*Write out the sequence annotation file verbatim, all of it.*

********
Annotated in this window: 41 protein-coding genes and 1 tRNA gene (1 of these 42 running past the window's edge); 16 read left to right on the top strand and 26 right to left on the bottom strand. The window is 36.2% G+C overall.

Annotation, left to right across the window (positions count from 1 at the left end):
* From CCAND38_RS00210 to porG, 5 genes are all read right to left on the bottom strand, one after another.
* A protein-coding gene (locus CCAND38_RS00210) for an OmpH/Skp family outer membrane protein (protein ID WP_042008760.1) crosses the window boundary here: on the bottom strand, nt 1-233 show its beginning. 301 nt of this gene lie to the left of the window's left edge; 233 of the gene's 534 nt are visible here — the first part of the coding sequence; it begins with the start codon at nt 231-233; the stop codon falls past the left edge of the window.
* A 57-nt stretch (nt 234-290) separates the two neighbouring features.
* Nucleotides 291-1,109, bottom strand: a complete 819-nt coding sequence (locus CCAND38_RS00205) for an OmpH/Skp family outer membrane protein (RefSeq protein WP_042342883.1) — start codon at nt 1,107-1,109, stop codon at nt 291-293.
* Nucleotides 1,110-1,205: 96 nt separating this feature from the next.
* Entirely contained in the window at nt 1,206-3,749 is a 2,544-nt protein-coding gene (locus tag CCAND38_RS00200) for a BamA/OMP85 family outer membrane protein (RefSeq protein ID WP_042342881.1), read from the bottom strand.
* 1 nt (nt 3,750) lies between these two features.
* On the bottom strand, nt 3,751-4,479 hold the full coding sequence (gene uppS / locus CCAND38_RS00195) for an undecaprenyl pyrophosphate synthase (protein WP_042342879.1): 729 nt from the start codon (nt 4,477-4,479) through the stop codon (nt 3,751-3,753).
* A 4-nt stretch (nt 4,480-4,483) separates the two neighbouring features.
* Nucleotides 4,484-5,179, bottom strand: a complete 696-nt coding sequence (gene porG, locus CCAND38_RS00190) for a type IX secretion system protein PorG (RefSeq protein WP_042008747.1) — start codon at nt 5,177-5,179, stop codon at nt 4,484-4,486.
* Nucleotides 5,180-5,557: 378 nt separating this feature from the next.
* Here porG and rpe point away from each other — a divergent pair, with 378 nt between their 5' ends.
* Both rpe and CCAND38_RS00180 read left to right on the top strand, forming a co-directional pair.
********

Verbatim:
Annotated in this window: 41 protein-coding genes and 1 tRNA gene (1 of these 42 running past the window's edge); 16 read left to right on the top strand and 26 right to left on the bottom strand. The window is 36.2% G+C overall.

Annotation, left to right across the window (positions count from 1 at the left end):
* From CCAND38_RS00210 to porG, 5 genes are all read right to left on the bottom strand, one after another.
* A protein-coding gene (locus CCAND38_RS00210) for an OmpH/Skp family outer membrane protein (protein ID WP_042008760.1) crosses the window boundary here: on the bottom strand, nt 1-233 show its beginning. 301 nt of this gene lie to the left of the window's left edge; 233 of the gene's 534 nt are visible here — the first part of the coding sequence; it begins with the start codon at nt 231-233; the stop codon falls past the left edge of the window.
* A 57-nt stretch (nt 234-290) separates the two neighbouring features.
* Nucleotides 291-1,109, bottom strand: a complete 819-nt coding sequence (locus CCAND38_RS00205) for an OmpH/Skp family outer membrane protein (RefSeq protein WP_042342883.1) — start codon at nt 1,107-1,109, stop codon at nt 291-293.
* Nucleotides 1,110-1,205: 96 nt separating this feature from the next.
* Entirely contained in the window at nt 1,206-3,749 is a 2,544-nt protein-coding gene (locus tag CCAND38_RS00200) for a BamA/OMP85 family outer membrane protein (RefSeq protein ID WP_042342881.1), read from the bottom strand.
* 1 nt (nt 3,750) lies between these two features.
* On the bottom strand, nt 3,751-4,479 hold the full coding sequence (gene uppS / locus CCAND38_RS00195) for an undecaprenyl pyrophosphate synthase (protein WP_042342879.1): 729 nt from the start codon (nt 4,477-4,479) through the stop codon (nt 3,751-3,753).
* A 4-nt stretch (nt 4,480-4,483) separates the two neighbouring features.
* Nucleotides 4,484-5,179, bottom strand: a complete 696-nt coding sequence (gene porG, locus CCAND38_RS00190) for a type IX secretion system protein PorG (RefSeq protein WP_042008747.1) — start codon at nt 5,177-5,179, stop codon at nt 4,484-4,486.
* Nucleotides 5,180-5,557: 378 nt separating this feature from the next.
* Here porG and rpe point away from each other — a divergent pair, with 378 nt between their 5' ends.
* Both rpe and CCAND38_RS00180 read left to right on the top strand, forming a co-directional pair.